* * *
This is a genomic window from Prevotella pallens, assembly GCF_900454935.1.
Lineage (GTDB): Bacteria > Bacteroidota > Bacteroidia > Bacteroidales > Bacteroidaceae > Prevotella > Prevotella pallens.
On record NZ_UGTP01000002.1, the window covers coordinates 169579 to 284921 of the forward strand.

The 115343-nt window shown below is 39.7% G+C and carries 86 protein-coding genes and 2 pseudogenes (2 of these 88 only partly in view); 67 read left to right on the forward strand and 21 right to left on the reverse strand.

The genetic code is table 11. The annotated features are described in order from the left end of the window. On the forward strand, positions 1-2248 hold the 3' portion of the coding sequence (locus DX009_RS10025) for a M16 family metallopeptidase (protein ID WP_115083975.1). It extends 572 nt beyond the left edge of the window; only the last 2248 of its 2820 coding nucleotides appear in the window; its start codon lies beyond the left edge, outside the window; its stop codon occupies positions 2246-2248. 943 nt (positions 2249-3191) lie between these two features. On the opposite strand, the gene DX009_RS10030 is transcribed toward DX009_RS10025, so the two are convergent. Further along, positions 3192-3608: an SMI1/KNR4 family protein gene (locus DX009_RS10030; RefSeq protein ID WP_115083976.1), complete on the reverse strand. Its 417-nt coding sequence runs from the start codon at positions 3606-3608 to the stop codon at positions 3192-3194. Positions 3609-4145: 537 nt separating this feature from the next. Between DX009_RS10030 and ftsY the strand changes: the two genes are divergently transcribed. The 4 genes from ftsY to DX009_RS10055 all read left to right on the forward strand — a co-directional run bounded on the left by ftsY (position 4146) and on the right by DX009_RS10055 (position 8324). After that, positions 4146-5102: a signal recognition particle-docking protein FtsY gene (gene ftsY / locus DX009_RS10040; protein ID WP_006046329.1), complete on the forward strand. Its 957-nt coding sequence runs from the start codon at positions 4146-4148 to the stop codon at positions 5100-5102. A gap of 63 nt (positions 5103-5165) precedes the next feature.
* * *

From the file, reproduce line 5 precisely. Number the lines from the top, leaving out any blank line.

The genetic code is table 11. The annotated features are described in order from the left end of the window. On the forward strand, positions 1-2248 hold the 3' portion of the coding sequence (locus DX009_RS10025) for a M16 family metallopeptidase (protein ID WP_115083975.1). It extends 572 nt beyond the left edge of the window; only the last 2248 of its 2820 coding nucleotides appear in the window; its start codon lies beyond the left edge, outside the window; its stop codon occupies positions 2246-2248. 943 nt (positions 2249-3191) lie between these two features. On the opposite strand, the gene DX009_RS10030 is transcribed toward DX009_RS10025, so the two are convergent. Further along, positions 3192-3608: an SMI1/KNR4 family protein gene (locus DX009_RS10030; RefSeq protein ID WP_115083976.1), complete on the reverse strand. Its 417-nt coding sequence runs from the start codon at positions 3606-3608 to the stop codon at positions 3192-3194. Positions 3609-4145: 537 nt separating this feature from the next. Between DX009_RS10030 and ftsY the strand changes: the two genes are divergently transcribed. The 4 genes from ftsY to DX009_RS10055 all read left to right on the forward strand — a co-directional run bounded on the left by ftsY (position 4146) and on the right by DX009_RS10055 (position 8324). After that, positions 4146-5102: a signal recognition particle-docking protein FtsY gene (gene ftsY / locus DX009_RS10040; protein ID WP_006046329.1), complete on the forward strand. Its 957-nt coding sequence runs from the start codon at positions 4146-4148 to the stop codon at positions 5100-5102. A gap of 63 nt (positions 5103-5165) precedes the next feature.